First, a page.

By Sachin Seth
Erin Taylor can’t play basketball anymore. The second-year arts and contemporary studies student suffered her ninth concussion last year playing on the women’s varsity team for Ryerson and had to go home to Calgary for the rest of second semester to recover.
“I stopped playing so I could get better and the specialist said I can’t play anymore,” she said.
“If I kept playing sports, I could have permanent memory loss.”
And according to a study by the University of Montreal, athletes who suffer a concussion during their playing career can still suffer from mental and physical problems 30 years later.
This research is the first of its kind to look at the impact of concussions this far in the future — most studies only look at the short-term effects of head injuries.
But the study found athletes to have impaired brain and motor functions even after just one concussion.
Immediate signs of a concussion are sometimes hard to spot, and even coaches and trainers can miss them.
At Ryerson, head athletic therapist Jerome Camacho is working with varsity teams to help diagnose this “invisible injury.”
“We try to make sure they don’t go on to play after bad head injuries,” Camacho said.
“It can be serious and we try to educate ourselves and the athletes as much as possible.”
The study also focuses on the serious long-term effects of the head injury, citing concussions as a potential source of Alzheimer’s later in life.
Although the researchers studied former university hockey and football players in their sixties, there is still great risk of severe long-term injury with other sports.
Camacho said sports concussions are comparable to injuries sustained in a car accident.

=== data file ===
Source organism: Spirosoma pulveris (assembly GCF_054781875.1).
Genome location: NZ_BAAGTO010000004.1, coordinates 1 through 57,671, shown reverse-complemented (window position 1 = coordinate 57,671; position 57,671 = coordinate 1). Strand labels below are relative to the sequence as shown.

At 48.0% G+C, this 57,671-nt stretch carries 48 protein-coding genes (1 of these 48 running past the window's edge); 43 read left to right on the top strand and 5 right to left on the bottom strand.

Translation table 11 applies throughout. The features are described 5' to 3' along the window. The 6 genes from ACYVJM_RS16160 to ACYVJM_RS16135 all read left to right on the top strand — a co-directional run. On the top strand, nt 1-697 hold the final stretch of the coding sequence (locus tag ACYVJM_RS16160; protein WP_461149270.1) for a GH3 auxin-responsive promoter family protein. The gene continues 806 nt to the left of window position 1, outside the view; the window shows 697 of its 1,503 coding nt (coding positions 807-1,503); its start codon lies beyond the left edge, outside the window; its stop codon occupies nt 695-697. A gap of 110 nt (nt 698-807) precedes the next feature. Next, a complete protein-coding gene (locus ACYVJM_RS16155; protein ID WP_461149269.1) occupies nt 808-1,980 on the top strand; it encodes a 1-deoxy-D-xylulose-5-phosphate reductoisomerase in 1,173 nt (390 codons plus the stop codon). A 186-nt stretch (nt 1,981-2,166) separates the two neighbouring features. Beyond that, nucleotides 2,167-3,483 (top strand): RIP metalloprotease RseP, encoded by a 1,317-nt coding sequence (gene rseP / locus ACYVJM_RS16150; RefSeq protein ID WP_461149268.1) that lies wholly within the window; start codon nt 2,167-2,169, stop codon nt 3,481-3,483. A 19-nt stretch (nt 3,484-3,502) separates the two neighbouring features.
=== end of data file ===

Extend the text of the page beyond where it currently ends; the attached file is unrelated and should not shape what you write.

“Your body moves forward but because you are restrained by your seatbelt, that shaking is enough to cause a concussion,” he said.
“In sports, a check from behind in hockey can do that too. Your brain shakes around in your head like an egg.”
In Taylor’s case, she sustained numerous concussions playing high school basketball.
She said her coach shouldn’t have let her keep playing because she didn’t have time to recover from her head injuries.
After Taylor suffered her ninth concussion at Ryerson, former athletic therapist Lynn Kaak noticed she had memory problems, and Taylor went to see a specialist.
Her memory has improved, but she can never play sports again.
“I spent eight or nine years of my life training for university basketball and because of my high school coach, I can’t play anymore,” she said.
Hockey is another sport where concussions can happen at any time during game play.
A misplaced hit or a check into the boards can knock a player unconscious instantly.
Men’s hockey coach Graham Wise said Ontario University Athletics (OUA) and other professional leagues are doing everything they can to prevent concussions and ensure the safety of the players.
“It’s a contact sport, things are going to happen. But I think officials are doing everything they can,” he said.
“I mean look at the OHL (Ontario Hockey League) now, the kids can’t remove their helmets when fighting because of the kid who died in Senior AAA.”
Wise is referring to Don Sanderson, a 21-year-old hockey player from the Whitby Dunlops who lapsed into a coma in December and later died after his helmet fell off during a fight and his bare head made contact with the ice. At Ryerson, an athlete must rest for a week to 10 days after a concussion is sustained before they can be re-evaluated.
“One guy (on the hockey team) just recently showed symptoms. He went through the protocol and was just cleared to play a while ago,” Wise said.
“The therapists make sure the athletes are okay before putting them back in the lineup.”